Oct. 23 (Bloomberg) -- Palm oil gained for a fourth day to the highest level in seven months on speculation that output in Malaysia may increase at a slower pace, capping inventories in the world’s second-largest producer.
The contract for delivery in January advanced 1.1 percent to 2,482 ringgit ($784) a metric ton on the Bursa Malaysia Derivatives, the highest price at close for most-active futures since Mar. 22. Palm for physical delivery in November was at 2,440 ringgit today, data compiled by Bloomberg show.
“The growth in output has not been much and this will keep inventory levels in check,” said Isha Trivedi, an analyst at PhillipCapital India Pvt. in Mumbai. “The ringgit pared its early gains supporting prices.”
Reserves dropped 32 percent to 1.78 million tons last month from a record 2.63 million tons in December, data from the Malaysian Palm Oil Board shows. Output in September gained 10 percent to 1.91 million tons. A new ruling that limits expansion by plantation companies will probably hamper Indonesian government’s target to produce 40 million tons by 2020, Joefly J. Bahroeny, chairman of the Indonesian Palm Oil Association, said today.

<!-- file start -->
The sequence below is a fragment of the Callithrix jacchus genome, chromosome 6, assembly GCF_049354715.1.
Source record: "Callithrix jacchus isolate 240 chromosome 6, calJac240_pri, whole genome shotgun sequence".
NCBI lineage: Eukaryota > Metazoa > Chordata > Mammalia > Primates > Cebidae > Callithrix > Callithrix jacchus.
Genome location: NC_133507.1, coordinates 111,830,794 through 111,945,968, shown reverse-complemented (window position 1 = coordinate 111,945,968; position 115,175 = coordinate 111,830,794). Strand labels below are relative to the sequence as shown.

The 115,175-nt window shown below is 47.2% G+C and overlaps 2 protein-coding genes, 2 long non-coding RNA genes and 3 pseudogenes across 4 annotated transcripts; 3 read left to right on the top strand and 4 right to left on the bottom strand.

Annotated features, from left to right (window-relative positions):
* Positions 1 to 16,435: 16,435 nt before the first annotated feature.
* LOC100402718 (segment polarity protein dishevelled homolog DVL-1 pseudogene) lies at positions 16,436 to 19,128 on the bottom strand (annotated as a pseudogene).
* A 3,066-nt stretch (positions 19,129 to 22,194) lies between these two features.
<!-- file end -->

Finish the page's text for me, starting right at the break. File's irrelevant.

Soybeans for delivery in January gained 0.5 percent to $13.04 a bushel on the Chicago Board of Trade, the highest level in two weeks, while soybean oil for December increased 0.3 percent to 41.66 cents a pound.
Refined palm oil for May delivery climbed 1.2 percent to end at 6,178 yuan ($1,015) a ton on the Dalian Commodity Exchange and soybean oil advanced 0.6 percent to close at 7,216 yuan.
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